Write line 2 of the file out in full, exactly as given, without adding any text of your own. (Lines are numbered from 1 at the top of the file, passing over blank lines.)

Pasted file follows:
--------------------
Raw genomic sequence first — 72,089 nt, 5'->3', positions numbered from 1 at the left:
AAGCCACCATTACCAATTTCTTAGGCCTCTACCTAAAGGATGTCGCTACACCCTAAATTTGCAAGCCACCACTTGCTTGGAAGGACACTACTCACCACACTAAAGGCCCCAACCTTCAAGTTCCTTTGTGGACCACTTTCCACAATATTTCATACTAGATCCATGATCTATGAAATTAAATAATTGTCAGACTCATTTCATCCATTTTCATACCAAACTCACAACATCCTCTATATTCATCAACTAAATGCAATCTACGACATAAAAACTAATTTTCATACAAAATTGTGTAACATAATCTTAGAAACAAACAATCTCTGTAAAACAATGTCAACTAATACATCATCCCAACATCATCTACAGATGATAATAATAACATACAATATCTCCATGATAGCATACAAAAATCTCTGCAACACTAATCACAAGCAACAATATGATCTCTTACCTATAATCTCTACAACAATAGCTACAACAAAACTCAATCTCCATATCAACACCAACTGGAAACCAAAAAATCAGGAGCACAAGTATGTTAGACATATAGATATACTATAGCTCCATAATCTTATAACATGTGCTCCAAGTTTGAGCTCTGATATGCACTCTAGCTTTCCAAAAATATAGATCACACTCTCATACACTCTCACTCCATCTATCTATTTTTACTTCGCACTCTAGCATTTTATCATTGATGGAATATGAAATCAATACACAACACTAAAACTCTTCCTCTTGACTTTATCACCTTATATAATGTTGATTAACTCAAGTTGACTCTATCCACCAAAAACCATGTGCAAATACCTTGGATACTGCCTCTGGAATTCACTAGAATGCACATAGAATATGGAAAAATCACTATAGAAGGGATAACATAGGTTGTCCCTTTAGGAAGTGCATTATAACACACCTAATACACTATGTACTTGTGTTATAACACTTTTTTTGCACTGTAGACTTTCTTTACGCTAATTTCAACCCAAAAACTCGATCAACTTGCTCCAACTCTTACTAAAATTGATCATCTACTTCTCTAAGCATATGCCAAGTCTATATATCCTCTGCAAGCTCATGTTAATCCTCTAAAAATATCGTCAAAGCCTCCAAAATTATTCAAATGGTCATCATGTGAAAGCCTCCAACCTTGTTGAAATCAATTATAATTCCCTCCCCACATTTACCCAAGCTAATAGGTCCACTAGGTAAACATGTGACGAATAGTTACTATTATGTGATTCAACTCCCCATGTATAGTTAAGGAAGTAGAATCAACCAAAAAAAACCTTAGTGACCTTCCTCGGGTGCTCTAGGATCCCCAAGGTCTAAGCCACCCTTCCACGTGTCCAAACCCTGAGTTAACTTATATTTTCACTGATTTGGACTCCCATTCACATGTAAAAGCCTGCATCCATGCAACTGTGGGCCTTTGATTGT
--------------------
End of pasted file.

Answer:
AAGCCACCATTACCAATTTCTTAGGCCTCTACCTAAAGGATGTCGCTACACCCTAAATTTGCAAGCCACCACTTGCTTGGAAGGACACTACTCACCACACTAAAGGCCCCAACCTTCAAGTTCCTTTGTGGACCACTTTCCACAATATTTCATACTAGATCCATGATCTATGAAATTAAATAATTGTCAGACTCATTTCATCCATTTTCATACCAAACTCACAACATCCTCTATATTCATCAACTAAATGCAATCTACGACATAAAAACTAATTTTCATACAAAATTGTGTAACATAATCTTAGAAACAAACAATCTCTGTAAAACAATGTCAACTAATACATCATCCCAACATCATCTACAGATGATAATAATAACATACAATATCTCCATGATAGCATACAAAAATCTCTGCAACACTAATCACAAGCAACAATATGATCTCTTACCTATAATCTCTACAACAATAGCTACAACAAAACTCAATCTCCATATCAACACCAACTGGAAACCAAAAAATCAGGAGCACAAGTATGTTAGACATATAGATATACTATAGCTCCATAATCTTATAACATGTGCTCCAAGTTTGAGCTCTGATATGCACTCTAGCTTTCCAAAAATATAGATCACACTCTCATACACTCTCACTCCATCTATCTATTTTTACTTCGCACTCTAGCATTTTATCATTGATGGAATATGAAATCAATACACAACACTAAAACTCTTCCTCTTGACTTTATCACCTTATATAATGTTGATTAACTCAAGTTGACTCTATCCACCAAAAACCATGTGCAAATACCTTGGATACTGCCTCTGGAATTCACTAGAATGCACATAGAATATGGAAAAATCACTATAGAAGGGATAACATAGGTTGTCCCTTTAGGAAGTGCATTATAACACACCTAATACACTATGTACTTGTGTTATAACACTTTTTTTGCACTGTAGACTTTCTTTACGCTAATTTCAACCCAAAAACTCGATCAACTTGCTCCAACTCTTACTAAAATTGATCATCTACTTCTCTAAGCATATGCCAAGTCTATATATCCTCTGCAAGCTCATGTTAATCCTCTAAAAATATCGTCAAAGCCTCCAAAATTATTCAAATGGTCATCATGTGAAAGCCTCCAACCTTGTTGAAATCAATTATAATTCCCTCCCCACATTTACCCAAGCTAATAGGTCCACTAGGTAAACATGTGACGAATAGTTACTATTATGTGATTCAACTCCCCATGTATAGTTAAGGAAGTAGAATCAACCAAAAAAAACCTTAGTGACCTTCCTCGGGTGCTCTAGGATCCCCAAGGTCTAAGCCACCCTTCCACGTGTCCAAACCCTGAGTTAACTTATATTTTCACTGATTTGGACTCCCATTCACATGTAAAAGCCTGCATCCATGCAACTGTGGGCCTTTGATTGT